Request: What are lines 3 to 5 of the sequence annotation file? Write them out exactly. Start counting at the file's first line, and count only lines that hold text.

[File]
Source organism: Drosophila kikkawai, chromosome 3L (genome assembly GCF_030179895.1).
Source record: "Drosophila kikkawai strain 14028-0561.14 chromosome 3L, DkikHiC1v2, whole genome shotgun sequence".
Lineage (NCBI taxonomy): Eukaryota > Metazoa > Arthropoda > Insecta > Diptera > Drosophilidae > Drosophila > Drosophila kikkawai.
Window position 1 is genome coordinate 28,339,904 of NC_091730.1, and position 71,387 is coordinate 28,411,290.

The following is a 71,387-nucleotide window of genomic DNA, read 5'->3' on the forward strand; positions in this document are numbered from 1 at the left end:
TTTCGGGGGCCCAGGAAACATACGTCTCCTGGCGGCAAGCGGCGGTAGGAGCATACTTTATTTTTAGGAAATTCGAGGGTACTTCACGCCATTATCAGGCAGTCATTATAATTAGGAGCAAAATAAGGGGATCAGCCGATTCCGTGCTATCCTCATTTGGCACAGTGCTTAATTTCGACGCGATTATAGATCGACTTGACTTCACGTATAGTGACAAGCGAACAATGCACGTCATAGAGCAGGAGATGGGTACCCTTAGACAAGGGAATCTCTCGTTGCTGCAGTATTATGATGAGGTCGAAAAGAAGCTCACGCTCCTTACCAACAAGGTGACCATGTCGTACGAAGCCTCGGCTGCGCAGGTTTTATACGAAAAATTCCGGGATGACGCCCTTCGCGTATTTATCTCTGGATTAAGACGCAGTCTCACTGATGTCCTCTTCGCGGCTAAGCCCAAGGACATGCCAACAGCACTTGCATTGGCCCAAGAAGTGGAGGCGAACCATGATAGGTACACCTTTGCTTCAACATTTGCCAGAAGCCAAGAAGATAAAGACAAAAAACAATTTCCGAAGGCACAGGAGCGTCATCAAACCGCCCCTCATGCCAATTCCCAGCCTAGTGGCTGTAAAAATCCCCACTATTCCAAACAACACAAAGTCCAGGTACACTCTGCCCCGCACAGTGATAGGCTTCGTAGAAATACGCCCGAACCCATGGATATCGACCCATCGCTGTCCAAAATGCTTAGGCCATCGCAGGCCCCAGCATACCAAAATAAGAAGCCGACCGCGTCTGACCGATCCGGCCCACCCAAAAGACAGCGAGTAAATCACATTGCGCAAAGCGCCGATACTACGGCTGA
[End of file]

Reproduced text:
Lineage (NCBI taxonomy): Eukaryota > Metazoa > Arthropoda > Insecta > Diptera > Drosophilidae > Drosophila > Drosophila kikkawai.
Window position 1 is genome coordinate 28,339,904 of NC_091730.1, and position 71,387 is coordinate 28,411,290.

The following is a 71,387-nucleotide window of genomic DNA, read 5'->3' on the forward strand; positions in this document are numbered from 1 at the left end: